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California At It Again: New Employer Obligations Take Effect January 1, 2023 California At It Again: New Employer Obligations Take Effect January 1, 2023

California At It Again: New Employer Obligations Take Effect January 1, 2023

California has become the most recent state to enact a pay transparency law. Following the likes of Colorado and Washington, Governor Gavin Newsom signed Senate Bill 1162 into law on September 27, 2022, which will amend existing sections of the Labor and Government Code, effective the first of the new year. 

There are essentially three new requirements for employers, which are aimed at ensuring current employees, prospective applicants, and even the public have information related to salary and hourly wages for a position. While some aspects of the law will affect all employers, certain amendments are only applicable to employers with a threshold number of employees. For example, all employers, regardless of size, will now be required to provide an employee the pay scale for the employee’s current position should the employee so request one. Further, upon reasonable request by an applicant, the employer must, likewise, provide the applicant the pay scale for the position to which they have applied. Employers will also be required to maintain an employee’s wage records for the duration of the employment and the three years thereafter. 

Employers with 15 or more employees must include the pay scale in job postings, regardless of whether they post directly or a third-party posts on their behalf. In addition, private employers with 100 or more employees will be required to submit a pay data report to the California Department of Fair Employment and Housing (the “Department”) in May of each year, starting in 2023. Separate rules apply to employers with 100 or more employees hired through labor contractors, requiring the submission of a separate pay data report that includes the ownership names of the labor contractors used to supply employees. Among other things, these reports are required to include the number of employees by race, ethnicity, and sex in specified job categories along with the median and mean hourly rate for each combination of race, ethnicity, and sex within each job category. While not required, employers can provide “clarifying remarks” about any information reported.

The consequences for non-compliance differ based on the violation. If a pay data report is not timely submitted, either the Department can seek an order requiring the employer to comply—with the employer being responsible for associated costs—or a court may impose civil penalties upon request from the Department. For the first failure to report, the penalty is limited to $100 per employee, but increases to a $200 cap for subsequent failures to report. For violations of the other new amendments, aggrieved employees may file a written complaint with the Labor Commissioner, bring a civil action for injunctive relief, or—as an ominously vague alternative—bring a civil action for “any other relief that the court deems appropriate.” If the Labor Commissioner finds that a violation occurred, the employer may be required to pay a civil penalty ranging from $100 to $10,000 per violation. If it is the employer’s first violation and the employer “can show that all job postings for open positions have been updated to include the pay scale as required by this section,” then no penalty will ensue. Nonetheless, if an employer fails to keep required records, there will be a rebuttable presumption in favor of the employee’s claim.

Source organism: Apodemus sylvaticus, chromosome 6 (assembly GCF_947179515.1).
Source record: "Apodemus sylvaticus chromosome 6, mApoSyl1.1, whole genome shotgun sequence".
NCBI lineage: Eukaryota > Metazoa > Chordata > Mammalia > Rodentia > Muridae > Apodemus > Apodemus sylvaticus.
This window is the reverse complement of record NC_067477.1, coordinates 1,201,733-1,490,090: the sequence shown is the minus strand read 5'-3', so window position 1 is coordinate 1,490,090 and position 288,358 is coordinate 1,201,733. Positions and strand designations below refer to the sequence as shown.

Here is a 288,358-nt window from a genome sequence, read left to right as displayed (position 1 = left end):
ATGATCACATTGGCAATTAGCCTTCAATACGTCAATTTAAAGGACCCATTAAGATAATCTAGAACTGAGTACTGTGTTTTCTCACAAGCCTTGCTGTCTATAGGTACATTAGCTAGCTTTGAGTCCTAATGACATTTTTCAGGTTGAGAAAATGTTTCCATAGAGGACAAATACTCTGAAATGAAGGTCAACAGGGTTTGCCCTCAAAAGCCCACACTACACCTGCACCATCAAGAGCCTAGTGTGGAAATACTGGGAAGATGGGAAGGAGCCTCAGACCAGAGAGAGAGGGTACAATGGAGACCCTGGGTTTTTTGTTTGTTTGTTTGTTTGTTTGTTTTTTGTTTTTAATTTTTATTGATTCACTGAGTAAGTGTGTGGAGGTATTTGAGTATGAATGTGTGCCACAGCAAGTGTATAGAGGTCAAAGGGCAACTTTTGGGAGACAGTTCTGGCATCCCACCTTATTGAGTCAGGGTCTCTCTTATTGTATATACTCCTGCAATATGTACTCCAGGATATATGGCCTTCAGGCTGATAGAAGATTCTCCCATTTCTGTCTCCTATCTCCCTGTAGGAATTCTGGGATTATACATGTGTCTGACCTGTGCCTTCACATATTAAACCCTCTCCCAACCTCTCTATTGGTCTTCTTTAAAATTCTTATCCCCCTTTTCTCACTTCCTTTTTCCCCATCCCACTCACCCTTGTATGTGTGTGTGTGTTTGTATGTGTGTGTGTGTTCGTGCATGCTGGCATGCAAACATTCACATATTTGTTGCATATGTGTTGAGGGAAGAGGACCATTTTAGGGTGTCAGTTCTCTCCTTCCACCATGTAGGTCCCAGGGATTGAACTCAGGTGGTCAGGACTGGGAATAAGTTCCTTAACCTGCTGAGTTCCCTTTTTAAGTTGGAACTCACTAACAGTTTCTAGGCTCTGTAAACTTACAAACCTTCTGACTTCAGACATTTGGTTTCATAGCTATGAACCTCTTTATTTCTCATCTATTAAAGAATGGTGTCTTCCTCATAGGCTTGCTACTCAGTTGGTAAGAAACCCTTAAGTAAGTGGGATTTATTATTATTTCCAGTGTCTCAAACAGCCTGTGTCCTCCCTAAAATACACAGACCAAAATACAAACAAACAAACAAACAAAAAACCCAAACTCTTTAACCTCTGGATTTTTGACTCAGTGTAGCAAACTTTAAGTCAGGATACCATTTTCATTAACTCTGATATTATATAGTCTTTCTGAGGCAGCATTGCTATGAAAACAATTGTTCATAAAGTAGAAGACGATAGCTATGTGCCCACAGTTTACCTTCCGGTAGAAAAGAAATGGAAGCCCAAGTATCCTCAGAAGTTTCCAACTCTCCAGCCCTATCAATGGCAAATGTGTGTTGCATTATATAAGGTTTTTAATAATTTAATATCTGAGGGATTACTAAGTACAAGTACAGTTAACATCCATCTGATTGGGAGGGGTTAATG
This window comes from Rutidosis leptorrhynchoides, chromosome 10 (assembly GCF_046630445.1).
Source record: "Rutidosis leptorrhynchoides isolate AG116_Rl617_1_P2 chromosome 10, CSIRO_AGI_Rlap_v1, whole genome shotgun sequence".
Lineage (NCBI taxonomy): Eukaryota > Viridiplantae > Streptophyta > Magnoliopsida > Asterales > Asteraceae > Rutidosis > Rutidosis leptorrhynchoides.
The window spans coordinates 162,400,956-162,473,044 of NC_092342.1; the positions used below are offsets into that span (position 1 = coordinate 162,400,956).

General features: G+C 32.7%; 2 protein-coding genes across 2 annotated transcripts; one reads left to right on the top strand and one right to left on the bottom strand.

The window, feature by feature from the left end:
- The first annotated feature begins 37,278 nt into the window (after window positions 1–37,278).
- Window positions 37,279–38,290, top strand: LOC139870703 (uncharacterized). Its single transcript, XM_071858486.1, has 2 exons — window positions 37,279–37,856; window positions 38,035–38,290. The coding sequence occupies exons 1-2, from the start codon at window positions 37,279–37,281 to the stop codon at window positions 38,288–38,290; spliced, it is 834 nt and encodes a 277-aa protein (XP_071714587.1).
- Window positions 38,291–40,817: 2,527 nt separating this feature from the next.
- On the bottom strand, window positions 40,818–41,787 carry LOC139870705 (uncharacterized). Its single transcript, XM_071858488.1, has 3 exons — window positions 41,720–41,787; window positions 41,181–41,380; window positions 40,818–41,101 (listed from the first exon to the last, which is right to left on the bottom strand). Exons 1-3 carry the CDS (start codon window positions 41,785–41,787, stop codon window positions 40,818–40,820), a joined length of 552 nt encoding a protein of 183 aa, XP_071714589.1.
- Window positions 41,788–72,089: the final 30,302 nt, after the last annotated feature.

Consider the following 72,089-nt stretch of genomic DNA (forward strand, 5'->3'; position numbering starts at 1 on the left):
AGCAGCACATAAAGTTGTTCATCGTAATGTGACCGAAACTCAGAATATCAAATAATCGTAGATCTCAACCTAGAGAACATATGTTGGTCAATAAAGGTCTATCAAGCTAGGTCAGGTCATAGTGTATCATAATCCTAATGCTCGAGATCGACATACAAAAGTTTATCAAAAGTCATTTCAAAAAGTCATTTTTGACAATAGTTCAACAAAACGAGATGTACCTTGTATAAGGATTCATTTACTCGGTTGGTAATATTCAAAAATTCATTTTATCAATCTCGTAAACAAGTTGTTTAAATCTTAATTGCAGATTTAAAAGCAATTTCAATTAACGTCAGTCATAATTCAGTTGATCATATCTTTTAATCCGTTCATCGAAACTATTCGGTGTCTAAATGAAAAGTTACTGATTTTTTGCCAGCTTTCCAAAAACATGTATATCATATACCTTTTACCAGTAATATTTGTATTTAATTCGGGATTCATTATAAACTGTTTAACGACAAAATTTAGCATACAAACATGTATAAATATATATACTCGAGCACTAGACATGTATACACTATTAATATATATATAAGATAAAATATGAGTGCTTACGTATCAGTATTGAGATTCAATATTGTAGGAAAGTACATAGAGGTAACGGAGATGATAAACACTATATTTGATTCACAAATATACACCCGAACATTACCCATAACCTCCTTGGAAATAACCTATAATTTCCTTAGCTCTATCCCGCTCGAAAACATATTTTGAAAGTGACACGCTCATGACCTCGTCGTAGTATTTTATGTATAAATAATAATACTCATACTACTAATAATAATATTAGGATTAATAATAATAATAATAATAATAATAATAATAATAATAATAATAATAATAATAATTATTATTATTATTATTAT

Some uncertainties still surround California’s newest employment law. Specifically, while the law broadly defines “employee” as “an individual on an employer’s payroll, including a part-time individual, and for whom the employer is required to withhold federal social security taxes,” the law does not address whether remote employees working outside of California—more and more common in today’s employment landscape—are included in the count, nor does the law specify whether the posting requirement will apply to remote jobs performed out of state. 

Moving forward, employers should assess what portions of the amendment apply to their operations and then create a plan to ensure compliance. As employers will now be required to provide certain pay scales to current employees, internal systems will need to be formulated so that inquisitive employees know who to contact and those responsible for relaying the information are trained on how to comply with the law while ensuring a positive work environment. Covered employers will need to be vigilant in ensuring all job postings, regardless of formality and selected forum, include the required pay scale. Lastly, even though the first report is not due until May of 2023, applicable employers will need to adjust their current reporting systems to account for the new requirements. Though it is certainly overwhelming to consider all these requirements at once (in addition to the requirements of other states’ laws), Ice Miller’s Workplace Solutions team is at the ready to assist and keep your business running smoothly.

This publication is intended for general information purposes only and does not and is not intended to constitute legal advice. The reader should consult with legal counsel to determine how laws or decisions discussed herein apply to the reader's specific circumstances.
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